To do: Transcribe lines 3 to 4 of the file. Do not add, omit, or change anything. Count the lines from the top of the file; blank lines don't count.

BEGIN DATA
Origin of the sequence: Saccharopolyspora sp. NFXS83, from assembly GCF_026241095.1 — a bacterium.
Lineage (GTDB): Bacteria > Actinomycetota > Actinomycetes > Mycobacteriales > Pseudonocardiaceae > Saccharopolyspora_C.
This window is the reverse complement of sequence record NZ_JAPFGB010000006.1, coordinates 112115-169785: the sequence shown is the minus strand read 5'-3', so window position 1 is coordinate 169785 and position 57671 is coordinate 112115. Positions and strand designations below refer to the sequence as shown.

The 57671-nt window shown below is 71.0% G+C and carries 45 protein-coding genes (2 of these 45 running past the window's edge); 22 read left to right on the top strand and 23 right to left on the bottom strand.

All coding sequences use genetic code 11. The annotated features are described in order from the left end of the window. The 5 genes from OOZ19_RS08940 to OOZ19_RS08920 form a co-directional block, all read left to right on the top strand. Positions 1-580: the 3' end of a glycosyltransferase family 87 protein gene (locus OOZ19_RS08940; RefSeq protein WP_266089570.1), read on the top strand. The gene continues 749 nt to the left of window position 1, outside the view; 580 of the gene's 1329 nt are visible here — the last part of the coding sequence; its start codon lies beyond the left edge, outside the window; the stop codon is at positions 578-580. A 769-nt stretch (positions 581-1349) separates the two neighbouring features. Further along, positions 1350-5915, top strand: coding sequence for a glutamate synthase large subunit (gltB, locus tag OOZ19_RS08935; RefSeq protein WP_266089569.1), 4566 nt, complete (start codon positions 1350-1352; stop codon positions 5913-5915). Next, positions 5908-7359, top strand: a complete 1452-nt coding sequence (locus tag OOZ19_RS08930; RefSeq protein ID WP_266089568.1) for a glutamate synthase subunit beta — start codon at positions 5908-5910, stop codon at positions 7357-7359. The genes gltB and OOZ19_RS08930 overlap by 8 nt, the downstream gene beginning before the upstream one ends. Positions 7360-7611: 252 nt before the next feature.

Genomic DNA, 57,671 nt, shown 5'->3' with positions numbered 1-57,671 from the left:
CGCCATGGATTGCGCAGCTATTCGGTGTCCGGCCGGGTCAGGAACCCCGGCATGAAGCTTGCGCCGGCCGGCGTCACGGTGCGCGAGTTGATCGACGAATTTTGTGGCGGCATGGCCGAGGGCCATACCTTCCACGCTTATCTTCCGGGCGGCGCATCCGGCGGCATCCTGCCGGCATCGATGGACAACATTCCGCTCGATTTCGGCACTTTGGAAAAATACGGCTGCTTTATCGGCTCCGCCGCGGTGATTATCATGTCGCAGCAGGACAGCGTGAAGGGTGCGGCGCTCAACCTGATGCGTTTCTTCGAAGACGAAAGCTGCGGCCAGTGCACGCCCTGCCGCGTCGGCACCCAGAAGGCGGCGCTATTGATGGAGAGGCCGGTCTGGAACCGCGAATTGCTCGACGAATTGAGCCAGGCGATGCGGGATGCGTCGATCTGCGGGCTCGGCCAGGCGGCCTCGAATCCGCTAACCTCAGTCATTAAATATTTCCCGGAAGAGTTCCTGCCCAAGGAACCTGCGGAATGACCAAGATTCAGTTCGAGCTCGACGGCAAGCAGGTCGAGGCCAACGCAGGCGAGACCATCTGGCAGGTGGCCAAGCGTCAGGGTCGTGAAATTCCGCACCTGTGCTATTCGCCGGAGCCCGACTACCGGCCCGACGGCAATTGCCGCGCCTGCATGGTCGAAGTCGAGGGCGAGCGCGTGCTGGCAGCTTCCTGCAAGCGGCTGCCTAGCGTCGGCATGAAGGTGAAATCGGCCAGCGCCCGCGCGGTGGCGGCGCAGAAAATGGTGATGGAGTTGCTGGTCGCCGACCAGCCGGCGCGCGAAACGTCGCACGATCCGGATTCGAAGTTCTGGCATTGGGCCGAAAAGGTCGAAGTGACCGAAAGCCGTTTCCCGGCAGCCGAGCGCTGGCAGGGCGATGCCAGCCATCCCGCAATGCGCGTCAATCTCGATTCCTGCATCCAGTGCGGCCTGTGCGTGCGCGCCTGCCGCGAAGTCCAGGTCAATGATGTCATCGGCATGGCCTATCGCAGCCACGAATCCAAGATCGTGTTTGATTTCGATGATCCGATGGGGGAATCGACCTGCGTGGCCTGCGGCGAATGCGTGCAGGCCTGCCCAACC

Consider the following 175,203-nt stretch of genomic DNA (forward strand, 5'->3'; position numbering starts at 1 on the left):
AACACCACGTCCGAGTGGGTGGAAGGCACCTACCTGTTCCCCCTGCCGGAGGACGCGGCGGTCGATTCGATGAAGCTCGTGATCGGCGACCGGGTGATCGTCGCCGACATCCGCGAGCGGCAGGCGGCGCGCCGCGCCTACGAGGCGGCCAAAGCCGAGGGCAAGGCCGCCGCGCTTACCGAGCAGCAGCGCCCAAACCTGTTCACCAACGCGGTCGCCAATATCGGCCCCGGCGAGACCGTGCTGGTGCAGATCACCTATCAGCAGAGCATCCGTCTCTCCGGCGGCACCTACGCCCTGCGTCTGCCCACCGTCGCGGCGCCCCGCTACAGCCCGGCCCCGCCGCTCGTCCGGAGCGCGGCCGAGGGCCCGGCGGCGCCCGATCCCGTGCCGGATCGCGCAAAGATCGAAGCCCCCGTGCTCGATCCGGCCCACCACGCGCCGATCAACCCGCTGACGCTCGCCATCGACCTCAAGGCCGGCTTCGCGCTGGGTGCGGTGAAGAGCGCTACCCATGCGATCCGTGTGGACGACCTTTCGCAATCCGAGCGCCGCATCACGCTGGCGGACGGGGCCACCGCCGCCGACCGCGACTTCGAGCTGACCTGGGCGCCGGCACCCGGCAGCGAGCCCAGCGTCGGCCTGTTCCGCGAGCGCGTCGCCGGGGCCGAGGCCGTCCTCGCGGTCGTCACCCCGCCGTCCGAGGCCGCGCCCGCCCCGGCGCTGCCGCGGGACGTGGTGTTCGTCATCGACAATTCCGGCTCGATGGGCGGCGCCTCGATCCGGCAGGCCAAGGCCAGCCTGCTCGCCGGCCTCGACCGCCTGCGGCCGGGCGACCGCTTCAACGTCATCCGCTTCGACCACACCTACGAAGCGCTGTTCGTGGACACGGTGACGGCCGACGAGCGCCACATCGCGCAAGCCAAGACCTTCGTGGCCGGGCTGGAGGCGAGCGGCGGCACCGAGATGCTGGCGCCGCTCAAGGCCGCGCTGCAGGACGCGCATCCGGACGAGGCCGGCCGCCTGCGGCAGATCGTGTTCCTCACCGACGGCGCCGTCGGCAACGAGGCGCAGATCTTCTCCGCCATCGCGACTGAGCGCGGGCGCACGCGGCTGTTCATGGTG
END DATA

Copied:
This window is the reverse complement of sequence record NZ_JAPFGB010000006.1, coordinates 112115-169785: the sequence shown is the minus strand read 5'-3', so window position 1 is coordinate 169785 and position 57671 is coordinate 112115. Positions and strand designations below refer to the sequence as shown.

The 57671-nt window shown below is 71.0% G+C and carries 45 protein-coding genes (2 of these 45 running past the window's edge); 22 read left to right on the top strand and 23 right to left on the bottom strand.